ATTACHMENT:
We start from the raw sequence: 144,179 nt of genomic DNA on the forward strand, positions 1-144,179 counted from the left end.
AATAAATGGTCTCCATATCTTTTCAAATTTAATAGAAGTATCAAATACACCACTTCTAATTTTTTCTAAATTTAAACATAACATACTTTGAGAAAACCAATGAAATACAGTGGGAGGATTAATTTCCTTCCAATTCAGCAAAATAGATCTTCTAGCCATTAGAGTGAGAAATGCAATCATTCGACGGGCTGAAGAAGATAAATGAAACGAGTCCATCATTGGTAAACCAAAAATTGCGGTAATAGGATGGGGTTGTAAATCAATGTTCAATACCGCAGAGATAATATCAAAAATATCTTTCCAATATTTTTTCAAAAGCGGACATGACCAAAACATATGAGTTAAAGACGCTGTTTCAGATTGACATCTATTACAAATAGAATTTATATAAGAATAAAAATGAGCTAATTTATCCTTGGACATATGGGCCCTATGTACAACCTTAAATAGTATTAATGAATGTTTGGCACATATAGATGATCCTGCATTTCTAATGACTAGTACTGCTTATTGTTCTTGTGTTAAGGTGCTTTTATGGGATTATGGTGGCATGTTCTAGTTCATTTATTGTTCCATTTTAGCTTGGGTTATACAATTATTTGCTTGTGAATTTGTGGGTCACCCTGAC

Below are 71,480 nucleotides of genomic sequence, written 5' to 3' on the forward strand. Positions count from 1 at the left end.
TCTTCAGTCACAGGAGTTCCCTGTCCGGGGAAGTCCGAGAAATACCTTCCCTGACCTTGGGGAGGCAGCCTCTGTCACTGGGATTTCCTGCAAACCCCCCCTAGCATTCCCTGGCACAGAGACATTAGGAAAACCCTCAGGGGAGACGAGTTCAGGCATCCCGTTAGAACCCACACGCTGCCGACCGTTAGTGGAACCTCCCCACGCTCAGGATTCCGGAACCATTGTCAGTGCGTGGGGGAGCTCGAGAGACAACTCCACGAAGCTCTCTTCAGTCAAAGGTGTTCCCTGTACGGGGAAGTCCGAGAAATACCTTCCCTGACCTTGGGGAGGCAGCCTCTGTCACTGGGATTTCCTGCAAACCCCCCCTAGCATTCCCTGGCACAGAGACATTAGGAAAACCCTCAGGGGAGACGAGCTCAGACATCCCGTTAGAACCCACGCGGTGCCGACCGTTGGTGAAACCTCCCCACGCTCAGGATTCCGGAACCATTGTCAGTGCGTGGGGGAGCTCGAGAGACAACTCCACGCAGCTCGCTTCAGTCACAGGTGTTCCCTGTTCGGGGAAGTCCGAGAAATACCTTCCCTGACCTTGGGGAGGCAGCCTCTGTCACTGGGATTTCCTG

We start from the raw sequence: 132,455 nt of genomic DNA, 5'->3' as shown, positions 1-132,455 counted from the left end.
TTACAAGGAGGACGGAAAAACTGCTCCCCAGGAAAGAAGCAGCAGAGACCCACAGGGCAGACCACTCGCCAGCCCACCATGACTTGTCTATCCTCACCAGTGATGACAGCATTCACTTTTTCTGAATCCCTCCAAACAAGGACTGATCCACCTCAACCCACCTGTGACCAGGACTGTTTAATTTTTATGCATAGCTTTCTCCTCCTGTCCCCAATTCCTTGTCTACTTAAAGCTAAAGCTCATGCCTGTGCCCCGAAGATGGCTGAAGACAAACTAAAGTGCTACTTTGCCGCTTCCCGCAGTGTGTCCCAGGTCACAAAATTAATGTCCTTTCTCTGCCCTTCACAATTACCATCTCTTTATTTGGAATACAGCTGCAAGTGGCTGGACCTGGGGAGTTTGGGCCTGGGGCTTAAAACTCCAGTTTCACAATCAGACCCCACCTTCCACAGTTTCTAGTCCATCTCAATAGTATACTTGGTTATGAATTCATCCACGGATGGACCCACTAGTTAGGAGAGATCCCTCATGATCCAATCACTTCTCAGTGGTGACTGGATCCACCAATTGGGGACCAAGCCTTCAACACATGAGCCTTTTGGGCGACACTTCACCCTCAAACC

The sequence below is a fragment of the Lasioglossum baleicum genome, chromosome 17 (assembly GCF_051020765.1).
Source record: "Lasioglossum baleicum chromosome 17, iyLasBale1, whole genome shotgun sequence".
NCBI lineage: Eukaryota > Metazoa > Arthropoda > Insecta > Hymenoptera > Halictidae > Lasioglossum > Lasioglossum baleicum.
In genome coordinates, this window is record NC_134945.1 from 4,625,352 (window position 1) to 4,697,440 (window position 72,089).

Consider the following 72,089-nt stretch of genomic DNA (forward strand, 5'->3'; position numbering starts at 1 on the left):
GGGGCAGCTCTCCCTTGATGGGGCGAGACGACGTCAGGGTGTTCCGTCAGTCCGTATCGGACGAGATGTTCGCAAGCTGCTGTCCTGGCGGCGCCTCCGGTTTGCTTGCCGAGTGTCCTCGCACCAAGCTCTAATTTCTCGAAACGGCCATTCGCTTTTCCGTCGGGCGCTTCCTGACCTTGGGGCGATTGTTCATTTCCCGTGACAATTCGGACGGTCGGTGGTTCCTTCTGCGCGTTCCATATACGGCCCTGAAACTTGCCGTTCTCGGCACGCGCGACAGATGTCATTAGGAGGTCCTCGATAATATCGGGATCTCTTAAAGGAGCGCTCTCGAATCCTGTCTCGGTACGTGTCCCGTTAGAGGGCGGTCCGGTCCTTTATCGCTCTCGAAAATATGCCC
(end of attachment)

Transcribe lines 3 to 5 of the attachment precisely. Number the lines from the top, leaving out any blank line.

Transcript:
Below are 71,480 nucleotides of genomic sequence, written 5' to 3' on the forward strand. Positions count from 1 at the left end.
TCTTCAGTCACAGGAGTTCCCTGTCCGGGGAAGTCCGAGAAATACCTTCCCTGACCTTGGGGAGGCAGCCTCTGTCACTGGGATTTCCTGCAAACCCCCCCTAGCATTCCCTGGCACAGAGACATTAGGAAAACCCTCAGGGGAGACGAGTTCAGGCATCCCGTTAGAACCCACACGCTGCCGACCGTTAGTGGAACCTCCCCACGCTCAGGATTCCGGAACCATTGTCAGTGCGTGGGGGAGCTCGAGAGACAACTCCACGAAGCTCTCTTCAGTCAAAGGTGTTCCCTGTACGGGGAAGTCCGAGAAATACCTTCCCTGACCTTGGGGAGGCAGCCTCTGTCACTGGGATTTCCTGCAAACCCCCCCTAGCATTCCCTGGCACAGAGACATTAGGAAAACCCTCAGGGGAGACGAGCTCAGACATCCCGTTAGAACCCACGCGGTGCCGACCGTTGGTGAAACCTCCCCACGCTCAGGATTCCGGAACCATTGTCAGTGCGTGGGGGAGCTCGAGAGACAACTCCACGCAGCTCGCTTCAGTCACAGGTGTTCCCTGTTCGGGGAAGTCCGAGAAATACCTTCCCTGACCTTGGGGAGGCAGCCTCTGTCACTGGGATTTCCTG

We start from the raw sequence: 132,455 nt of genomic DNA, 5'->3' as shown, positions 1-132,455 counted from the left end.